Q. I see in your discussion of forgiveness that a person does not have to repent for us to forgive them. But in the case of us and God, we must repent to receive forgiveness. Why is this not the same? How can the person receive forgiveness from another if they don’t think they have done anything wrong or allow pride to keep them from asking for it. I have a couple of people in my life that continually hurt me in horrible ways, and I have as little contact with them as possible, but I cannot eliminate them completely. They are not sorry, they do not repent, how can I possibly forgive them?
A. We are not commanded to forgive others because they deserve it or even because they have asked for it, but because we have been forgiven. It’s one of the ways we express our gratitude to God for forgiving us. In Matt. 18:33 the master said, “Shouldn’t you have had mercy on your fellow servant just as I had on you?” The other person’s behavior is irrelevant. The idea here is that since God has forgiven us for everything, we should be willing to forgive each other in response. Things are different for God. He did not need to be forgiven and has no need to express his gratitude to anyone. He’s not repaying a favor, He’s granting one.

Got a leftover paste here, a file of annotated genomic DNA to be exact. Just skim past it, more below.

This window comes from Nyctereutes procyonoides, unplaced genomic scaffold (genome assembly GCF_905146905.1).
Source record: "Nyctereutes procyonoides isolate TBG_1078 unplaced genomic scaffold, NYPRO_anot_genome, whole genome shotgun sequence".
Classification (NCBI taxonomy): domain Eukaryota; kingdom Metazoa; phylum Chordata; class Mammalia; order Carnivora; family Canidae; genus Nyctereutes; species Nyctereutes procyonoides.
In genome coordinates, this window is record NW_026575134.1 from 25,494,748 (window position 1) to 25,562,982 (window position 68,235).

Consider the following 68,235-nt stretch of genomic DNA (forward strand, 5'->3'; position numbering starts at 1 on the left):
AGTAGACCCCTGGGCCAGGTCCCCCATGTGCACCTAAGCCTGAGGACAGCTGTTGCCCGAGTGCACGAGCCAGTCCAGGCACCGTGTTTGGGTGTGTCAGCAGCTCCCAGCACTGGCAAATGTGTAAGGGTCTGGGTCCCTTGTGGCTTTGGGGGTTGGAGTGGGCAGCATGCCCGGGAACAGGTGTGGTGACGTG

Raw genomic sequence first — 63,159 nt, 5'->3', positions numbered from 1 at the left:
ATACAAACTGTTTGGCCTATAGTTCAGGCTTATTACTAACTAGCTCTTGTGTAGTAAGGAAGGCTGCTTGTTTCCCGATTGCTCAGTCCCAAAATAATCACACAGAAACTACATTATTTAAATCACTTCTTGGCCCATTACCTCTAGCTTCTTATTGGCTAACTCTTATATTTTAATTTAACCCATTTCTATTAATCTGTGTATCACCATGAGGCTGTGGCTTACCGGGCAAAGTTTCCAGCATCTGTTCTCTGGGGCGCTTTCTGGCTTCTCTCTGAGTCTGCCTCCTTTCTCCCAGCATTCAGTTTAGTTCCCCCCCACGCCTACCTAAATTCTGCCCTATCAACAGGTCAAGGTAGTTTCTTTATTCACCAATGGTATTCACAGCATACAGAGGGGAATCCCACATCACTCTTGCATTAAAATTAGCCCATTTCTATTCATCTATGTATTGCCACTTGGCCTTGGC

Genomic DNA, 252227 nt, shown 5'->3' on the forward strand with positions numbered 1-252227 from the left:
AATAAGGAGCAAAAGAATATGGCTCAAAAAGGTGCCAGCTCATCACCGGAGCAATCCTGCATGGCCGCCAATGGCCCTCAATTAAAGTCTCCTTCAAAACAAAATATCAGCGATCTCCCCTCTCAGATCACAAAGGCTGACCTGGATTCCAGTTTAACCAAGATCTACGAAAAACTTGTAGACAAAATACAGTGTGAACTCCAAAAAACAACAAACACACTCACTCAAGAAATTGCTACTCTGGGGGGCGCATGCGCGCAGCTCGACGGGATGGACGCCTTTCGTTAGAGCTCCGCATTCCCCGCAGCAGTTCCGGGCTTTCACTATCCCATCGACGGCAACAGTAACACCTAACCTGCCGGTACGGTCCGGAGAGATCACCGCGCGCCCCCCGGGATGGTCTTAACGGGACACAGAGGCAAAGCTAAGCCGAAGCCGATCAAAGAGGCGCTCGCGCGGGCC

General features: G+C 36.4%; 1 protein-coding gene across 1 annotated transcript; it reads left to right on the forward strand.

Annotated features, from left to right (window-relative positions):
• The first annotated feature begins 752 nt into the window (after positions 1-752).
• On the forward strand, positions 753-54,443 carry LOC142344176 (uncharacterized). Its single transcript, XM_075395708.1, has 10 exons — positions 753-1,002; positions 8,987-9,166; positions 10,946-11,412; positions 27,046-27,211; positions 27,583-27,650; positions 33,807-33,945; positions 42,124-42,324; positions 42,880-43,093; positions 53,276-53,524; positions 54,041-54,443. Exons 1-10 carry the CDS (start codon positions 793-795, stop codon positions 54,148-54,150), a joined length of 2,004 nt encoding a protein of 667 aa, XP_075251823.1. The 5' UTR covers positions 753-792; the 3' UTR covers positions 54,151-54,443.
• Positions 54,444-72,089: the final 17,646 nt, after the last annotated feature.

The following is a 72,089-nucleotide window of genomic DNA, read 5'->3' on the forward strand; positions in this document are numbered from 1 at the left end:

Also, the level of forgiveness I call Fellowship is what keeps us in God’s favor here on Earth. It’s contingent upon forgiving others. That’s why believers, who have been forgiven in the eternal sense and have an unbreakable Union with God, are told to pray “forgive us our sins as we forgive those who sin against us” (Luke 11:4) Forgiving people who wrong us helps keep us in Fellowship with God. Failure to do so can leave us open to torment (Matt. 18:34-35).
In Matt. 18:17 Jesus said that if you’re not able to persuade someone that they’ve wronged you, you’re free to treat them like you’d treat an unbeliever. To me that means to have no further contact. But we’re still required to forgiven them.
As you can see, the concept of forgiveness is twofold. One is to avoid the sin of unforgiveness and the other to free ourselves from the hurt we feel. We accomplish the first by asking the Lord to forgive us for being angry, and the second by forgiving the one who hurt us. Neither of these require the other person’s involvement. Both are entirely under our own control.